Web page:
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yeah, I have a few dragons and I guess the laws of physics are different in Jonas' house and my house---- than deomegas house. I guess in deomegas house .5% is somehow higher than .9%
I've got tons of vg10, sg2, cpms35vn, aogami, shirogami, hap40 and they all work perfectly well with magnets.
Mar 12, 2018
Kavik
4313
Mar 12, 2018
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Not to stir the pot again, but I feel the same about certain aspects of your comments.
Appreciate the extra info you bring to light with your thoughtful comments. It prompted me to do a little more research myself, and I'm finding the same- that bd1n is considered a high carbon steel? https://www.cartech.com/en/product-solutions/cartech-cts-bd1n-alloy/ http://www.zknives.com/knives/steels/steelgraph.php?nm=bd1n
Mar 12, 2018
Deaomega1214
470
Apogee Culinary Designs
Mar 13, 2018
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Wow that is really cool that you worked for ‘“one of the big two”. I worked for Wusthof myself from 96-2002. Was honored to be personally trained by Wolfgang Wusthof and Hans Rathsak . They taught me everything I know about German steel. I would appreciate it, if you would not misquote me. I didn’t say that .5% is less than .8%, I said that not all German steels are .5%. Also 11% Cr is now the legal minimum for steel to be called stainless not 13%. Also, compared to many steels out there. .8% is very low. ZDP 189 is over three%. I also never said that our steel isn’t magnetic. I said it isn’t as magnetic as hi carbon steel. Actually the other reason it isn’t as magnetic is because it has 19% CR. Normally this amount of Cr would weaken the steel, but the addition of Nitrogen during the processing, had a very unusual effect. It made the steel stronger instead. This meant that we didn’t need to add extra carbon to balance the Cr. BD1N also has tungsten in it which affects magnetisim as well.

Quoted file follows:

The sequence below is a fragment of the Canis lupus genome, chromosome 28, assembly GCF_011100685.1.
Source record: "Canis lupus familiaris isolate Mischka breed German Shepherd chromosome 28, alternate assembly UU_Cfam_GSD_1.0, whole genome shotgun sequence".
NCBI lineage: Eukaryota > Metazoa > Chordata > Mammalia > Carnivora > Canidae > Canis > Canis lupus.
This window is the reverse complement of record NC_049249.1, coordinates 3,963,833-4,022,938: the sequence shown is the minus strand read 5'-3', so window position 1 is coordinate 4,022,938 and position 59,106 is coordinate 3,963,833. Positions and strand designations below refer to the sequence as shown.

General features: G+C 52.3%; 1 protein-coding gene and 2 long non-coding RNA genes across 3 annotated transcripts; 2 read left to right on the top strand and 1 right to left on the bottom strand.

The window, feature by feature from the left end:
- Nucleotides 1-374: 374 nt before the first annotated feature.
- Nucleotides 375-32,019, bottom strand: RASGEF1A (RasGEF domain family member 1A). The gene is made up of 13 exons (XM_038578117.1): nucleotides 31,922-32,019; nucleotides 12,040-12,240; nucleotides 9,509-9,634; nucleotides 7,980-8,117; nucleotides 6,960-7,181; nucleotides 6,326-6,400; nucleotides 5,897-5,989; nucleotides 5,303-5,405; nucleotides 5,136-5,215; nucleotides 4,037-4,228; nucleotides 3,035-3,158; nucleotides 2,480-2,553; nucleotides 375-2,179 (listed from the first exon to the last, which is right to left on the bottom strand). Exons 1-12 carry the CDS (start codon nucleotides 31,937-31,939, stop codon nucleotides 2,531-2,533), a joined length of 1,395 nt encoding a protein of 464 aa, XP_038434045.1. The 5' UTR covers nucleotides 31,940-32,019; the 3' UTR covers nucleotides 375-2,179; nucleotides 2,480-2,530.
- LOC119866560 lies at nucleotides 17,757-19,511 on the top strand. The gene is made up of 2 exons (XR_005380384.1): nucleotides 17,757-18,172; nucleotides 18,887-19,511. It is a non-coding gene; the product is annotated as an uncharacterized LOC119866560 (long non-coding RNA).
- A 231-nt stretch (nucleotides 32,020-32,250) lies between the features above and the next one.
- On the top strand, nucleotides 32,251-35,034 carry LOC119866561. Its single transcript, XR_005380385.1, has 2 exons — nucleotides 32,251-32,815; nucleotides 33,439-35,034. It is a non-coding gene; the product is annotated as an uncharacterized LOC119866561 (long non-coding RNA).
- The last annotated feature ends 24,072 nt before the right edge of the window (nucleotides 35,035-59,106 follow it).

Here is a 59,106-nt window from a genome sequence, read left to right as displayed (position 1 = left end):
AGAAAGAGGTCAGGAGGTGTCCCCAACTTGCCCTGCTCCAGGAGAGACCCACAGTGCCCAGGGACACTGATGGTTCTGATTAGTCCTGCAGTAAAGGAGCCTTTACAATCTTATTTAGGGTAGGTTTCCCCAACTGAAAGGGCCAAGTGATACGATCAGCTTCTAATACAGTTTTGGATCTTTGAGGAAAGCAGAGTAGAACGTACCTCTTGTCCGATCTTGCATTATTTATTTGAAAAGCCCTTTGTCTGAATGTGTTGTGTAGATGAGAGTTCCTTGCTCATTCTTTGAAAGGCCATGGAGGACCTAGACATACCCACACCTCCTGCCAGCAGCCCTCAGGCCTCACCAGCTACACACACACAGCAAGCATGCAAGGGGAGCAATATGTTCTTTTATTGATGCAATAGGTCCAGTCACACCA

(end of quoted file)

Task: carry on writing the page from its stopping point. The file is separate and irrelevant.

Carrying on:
Mar 13, 2018
Kavik
4313
Mar 13, 2018
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Seems to be another case where terms are being used rather subjectively. As a layman with access to Google, the most reputable looking sources I can find list High Carbon Steel as being .55 or .6 and up. Which would put .8% well into the accepted norm for the term "high carbon steel", regardless of what other "super-carbon" steels exist out there, wouldn't it?
The link I provided, in my last message, to CarTech's site specifically describes it as "CarTech® CTS® BD1N alloy is a nitrogen-bearing, high-carbon chromium martensitic steel that is balanced to provide superior hardness capability to CarTech CTS BD1 alloy." Oddly, CarTech doesn't list their definition of High Carbon steel in their Glossary, but they have a listing for Low Carbon that specifies .3% or less
Therefore, a bit confusing to hear a knife manufacturer describe the same steel as being "very low" in carbon (again, from a layman's perspective. As you did say you try describing things in ways the average consumer could follow, I would think that would mean using a socially accepted definitions of terms we're all familiar with, like "high carbon")
And, from AGRussel knives for the Yaxell Dragon knives description (description credited as being from Stratus Culinary) "Each blade is constructed of Carpenter CTS-BD1N alloy blade steel, an American made nitrogen-bearing, high-carbon chromium martensitic steel, capable of achieving a Rc. of 60-63." To add further confusion on my part...
Mar 13, 2018
Deaomega1214
470
Apogee Culinary Designs
Mar 13, 2018
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I agree terms get very confusing. In the case of stainless, to balance the Cr, they would add carbon. This was referred to as high carbon stainless. You are correct any thing over .3% was considered high carbon. However that definition was created over 75 years ago. As I wrote earlier, these days there are steels like maxemet and ZDP189 that have 2.15 and over 3%. I'm sure when they wrote that definition, had they known the future, they would have rethought what the thought was high. Just like AG Russel still lists our knives under our old company name before I got rid of my partners. Things change, and definitions don't always stay current.
The way to best summarize this is to compare steel to chocolate cake. There are a lot of chocolate cakes. Some are good, some are great, and some are amazing. We can debate the ingredients all day long, however in the end, they are all chocolate cake. It is important to keep it fun.
Mar 13, 2018
Kavik
4313
Mar 13, 2018
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I'm afraid you've misunderstood my meaning there....terminology, in and of itself, isn't confusing. When you have a common phrase, with a textbook definition that can be looked up, that's the exact opposite of confusing. What is confusing is when people change the terms to mean what they think it should, regardless of the fact that it then doesn't match up with any documented definitions. (especially when one of the referenced definitions of the steel comes direct from the company where it originated)